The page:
Solar module cooling tech based on waste neem oil


A group of scientists led by Kongu Engineering College in India investigated the use of waste neem oil as a cooling solution for PV modules.

Neem oil is extracted from the seeds of the neem tree and is commonly used as a medicine for some skin diseases.

The researchers explained that this oil acts like phase-changing materials (PCMs), which can absorb, store, and release large amounts of latent heat over defined temperature ranges. PCMs have often been used at the research level for PV module cooling and the storage of heat.

“The neem oil has a good thermal range, is physically high in density, is chemically stable and noncorrosive, is environmentally pollution-free, reusable, and recyclable, and is economically low-cost and easy to dispose of,” they added. “Commonly, any PCM used for cooling purposes should have low thermal conductivity, stability, and cycling. The neem oil has fulfilled all the limitations.”

For their experimental set-up, the academics used 50 W monocrystalline and polycrystalline modules with an area of 43.18 cm × 35.56 cm. On the rear side, they placed an oil tank with a depth of 4.064 cm and filled 83.33% with waste oil. The rest of the rear side surface was kept as a “breathing space.”

Oil was replaced every 30 minutes and amounted to a daily expense of 15 Rs ($0.18) for both monocrystalline and polycrystalline configurations. To make room for the replaced oil, the waste oil that was already used for cooling was flown into a depositary tank. A valve controls the tank, so after usage, “the disposal of neem oil is very easy,” the group emphasized.

The set-ups were tested outdoors on an April day and compared to control set-ups without neem oil cooling. At peak radiation, the monocrystalline module supplied 39.9 W of power, while the polycrystalline module produced 41.6 W.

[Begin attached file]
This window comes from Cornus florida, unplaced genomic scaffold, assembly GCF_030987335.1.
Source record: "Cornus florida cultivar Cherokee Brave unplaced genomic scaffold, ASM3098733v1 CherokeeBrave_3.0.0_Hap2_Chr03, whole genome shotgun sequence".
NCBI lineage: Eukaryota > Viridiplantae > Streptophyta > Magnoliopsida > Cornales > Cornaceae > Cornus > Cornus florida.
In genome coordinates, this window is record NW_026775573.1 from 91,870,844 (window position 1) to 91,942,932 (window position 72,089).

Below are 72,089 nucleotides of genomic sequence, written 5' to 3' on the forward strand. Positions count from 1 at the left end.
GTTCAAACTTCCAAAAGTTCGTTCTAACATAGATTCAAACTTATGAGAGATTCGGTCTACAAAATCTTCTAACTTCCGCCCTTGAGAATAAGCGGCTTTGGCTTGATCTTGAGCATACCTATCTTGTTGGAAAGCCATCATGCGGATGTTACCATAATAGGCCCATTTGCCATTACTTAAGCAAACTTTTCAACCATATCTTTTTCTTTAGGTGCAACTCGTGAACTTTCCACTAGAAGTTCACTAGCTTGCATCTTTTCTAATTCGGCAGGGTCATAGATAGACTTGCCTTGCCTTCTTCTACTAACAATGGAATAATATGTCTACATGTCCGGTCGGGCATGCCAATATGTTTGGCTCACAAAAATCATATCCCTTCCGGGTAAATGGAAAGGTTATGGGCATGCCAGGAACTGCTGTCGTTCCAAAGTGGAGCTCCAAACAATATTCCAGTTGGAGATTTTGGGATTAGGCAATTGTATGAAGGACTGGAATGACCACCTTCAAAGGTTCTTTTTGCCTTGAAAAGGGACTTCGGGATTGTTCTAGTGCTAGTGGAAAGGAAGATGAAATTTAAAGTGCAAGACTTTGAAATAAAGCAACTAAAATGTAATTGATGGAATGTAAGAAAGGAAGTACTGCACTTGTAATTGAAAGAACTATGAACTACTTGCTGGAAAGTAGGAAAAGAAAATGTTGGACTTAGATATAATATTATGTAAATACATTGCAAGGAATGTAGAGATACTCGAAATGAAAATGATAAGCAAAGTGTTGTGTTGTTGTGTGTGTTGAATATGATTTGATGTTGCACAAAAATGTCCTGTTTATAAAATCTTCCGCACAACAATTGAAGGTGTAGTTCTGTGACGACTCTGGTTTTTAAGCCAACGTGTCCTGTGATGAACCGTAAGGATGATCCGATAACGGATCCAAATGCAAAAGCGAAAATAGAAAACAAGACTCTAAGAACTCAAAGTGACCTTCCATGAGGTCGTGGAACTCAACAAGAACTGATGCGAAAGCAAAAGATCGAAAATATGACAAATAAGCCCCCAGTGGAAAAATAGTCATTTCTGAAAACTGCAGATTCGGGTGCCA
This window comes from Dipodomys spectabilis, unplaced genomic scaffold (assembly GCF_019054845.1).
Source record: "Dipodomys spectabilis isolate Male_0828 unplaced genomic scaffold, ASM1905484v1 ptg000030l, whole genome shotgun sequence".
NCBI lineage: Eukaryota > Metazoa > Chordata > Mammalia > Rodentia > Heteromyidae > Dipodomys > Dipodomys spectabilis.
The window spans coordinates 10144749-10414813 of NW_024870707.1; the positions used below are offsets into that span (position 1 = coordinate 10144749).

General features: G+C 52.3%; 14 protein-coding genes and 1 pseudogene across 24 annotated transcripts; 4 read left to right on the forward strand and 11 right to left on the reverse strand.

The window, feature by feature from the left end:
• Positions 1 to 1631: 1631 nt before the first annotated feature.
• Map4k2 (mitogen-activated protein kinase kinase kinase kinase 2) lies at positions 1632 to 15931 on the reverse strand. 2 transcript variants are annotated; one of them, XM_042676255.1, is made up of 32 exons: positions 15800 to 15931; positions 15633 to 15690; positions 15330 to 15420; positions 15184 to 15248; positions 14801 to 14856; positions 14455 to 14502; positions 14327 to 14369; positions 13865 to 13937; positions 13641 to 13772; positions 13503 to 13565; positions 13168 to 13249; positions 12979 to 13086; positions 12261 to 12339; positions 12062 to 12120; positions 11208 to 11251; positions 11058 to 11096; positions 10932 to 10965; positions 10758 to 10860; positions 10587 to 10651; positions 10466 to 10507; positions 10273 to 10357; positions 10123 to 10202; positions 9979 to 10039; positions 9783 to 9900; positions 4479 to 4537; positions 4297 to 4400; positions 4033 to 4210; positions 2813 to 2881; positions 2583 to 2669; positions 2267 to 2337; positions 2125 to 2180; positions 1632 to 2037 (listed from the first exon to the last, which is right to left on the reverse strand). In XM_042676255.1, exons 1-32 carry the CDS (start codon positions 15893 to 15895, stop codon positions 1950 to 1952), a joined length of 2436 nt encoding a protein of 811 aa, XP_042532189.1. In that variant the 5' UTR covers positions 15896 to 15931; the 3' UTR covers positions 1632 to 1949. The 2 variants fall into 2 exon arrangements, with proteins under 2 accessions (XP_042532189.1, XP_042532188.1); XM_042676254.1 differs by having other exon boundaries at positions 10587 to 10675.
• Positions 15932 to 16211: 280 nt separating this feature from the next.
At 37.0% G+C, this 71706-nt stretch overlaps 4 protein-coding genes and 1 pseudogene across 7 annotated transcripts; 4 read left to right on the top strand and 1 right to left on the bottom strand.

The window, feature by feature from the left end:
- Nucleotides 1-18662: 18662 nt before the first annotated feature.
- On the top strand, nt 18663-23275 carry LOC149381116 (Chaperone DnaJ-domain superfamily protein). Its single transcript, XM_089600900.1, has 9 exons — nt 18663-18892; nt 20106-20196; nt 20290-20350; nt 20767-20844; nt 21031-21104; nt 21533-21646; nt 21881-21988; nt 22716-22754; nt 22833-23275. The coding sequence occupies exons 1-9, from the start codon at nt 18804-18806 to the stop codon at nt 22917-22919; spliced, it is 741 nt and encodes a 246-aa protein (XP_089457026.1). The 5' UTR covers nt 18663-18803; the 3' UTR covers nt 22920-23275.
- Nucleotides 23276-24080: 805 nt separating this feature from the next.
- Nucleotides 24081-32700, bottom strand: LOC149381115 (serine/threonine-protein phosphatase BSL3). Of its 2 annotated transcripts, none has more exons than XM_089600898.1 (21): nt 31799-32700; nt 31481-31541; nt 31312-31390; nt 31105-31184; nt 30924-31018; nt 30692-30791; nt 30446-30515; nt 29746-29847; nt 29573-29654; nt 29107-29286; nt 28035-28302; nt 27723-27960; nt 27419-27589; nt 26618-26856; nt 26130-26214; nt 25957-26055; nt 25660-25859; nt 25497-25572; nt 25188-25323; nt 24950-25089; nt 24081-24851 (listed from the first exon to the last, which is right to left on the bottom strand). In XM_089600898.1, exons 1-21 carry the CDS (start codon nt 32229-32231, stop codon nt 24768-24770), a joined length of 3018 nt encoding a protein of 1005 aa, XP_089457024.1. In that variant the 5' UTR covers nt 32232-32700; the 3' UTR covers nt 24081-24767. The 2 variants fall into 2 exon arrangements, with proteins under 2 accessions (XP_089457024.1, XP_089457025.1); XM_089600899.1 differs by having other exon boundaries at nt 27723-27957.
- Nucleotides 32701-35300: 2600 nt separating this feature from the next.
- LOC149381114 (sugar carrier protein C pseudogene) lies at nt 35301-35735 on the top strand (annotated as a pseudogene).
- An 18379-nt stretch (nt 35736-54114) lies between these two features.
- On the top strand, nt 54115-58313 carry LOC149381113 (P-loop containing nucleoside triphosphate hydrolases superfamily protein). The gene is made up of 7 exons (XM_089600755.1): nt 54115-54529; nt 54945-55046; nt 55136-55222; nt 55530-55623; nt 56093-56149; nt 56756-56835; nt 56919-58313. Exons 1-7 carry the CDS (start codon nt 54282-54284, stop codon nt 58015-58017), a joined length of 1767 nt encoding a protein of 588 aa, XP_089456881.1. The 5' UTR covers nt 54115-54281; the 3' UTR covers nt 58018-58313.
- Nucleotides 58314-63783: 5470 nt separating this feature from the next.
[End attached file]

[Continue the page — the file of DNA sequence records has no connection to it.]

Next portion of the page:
Popular content

As for the monocrystalline and polycrystalline cooling systems with neem oil, their temperatures were reduced by 2.29% and 4.34%, respectively, while their efficiency increased by 15.0% and 17.8%, respectively.

The scientists compared these results with those achieved by other oils used for cooling purposes in previous literature, and found neem oil achieved the best performance for solar panel cooling to date. “coconut oil is 9.0% and 10.40%, sesame oil is 8.90% and 13.90%,  and peanut oil is 14.0% and 16.80%, respectively,” they said.

After collecting those results, the scientific group compared it to the usage of other edible oils as PV coolants, as found in previous literature.

The temperatures of monocrystalline and polycrystalline systems with neem oil cooling are reduced to 2.29% and 4.34%, respectively, as compared with edible oil monocrystalline and polycrystalline temperatures: coconut oil is 3.76% and 4.09%, sesame oil is 4.27% and 3.98%, and peanut oil is 2.25% and 4.30%, respectively.

Their findings were presented in the study “A new method for improving the solar photovoltaic unit efficiency through neem oil as coolant medium for high power applications—an experimental investigation,” published in Electrical Engineering.

The research team included scientists from Coimbatore Institute of Technology, Ramakrishna Institute of Technology, and Theni Kammavar Sangam College of Technology, as well as Qatar's Qatar University.

The experimental system

Image: Kongu Engineering College , Electrical Engineering, Creative Commons License CC BY 4.0

This content is protected by copyright and may not be reused. If you want to cooperate with us and would like to reuse some of our content, please contact: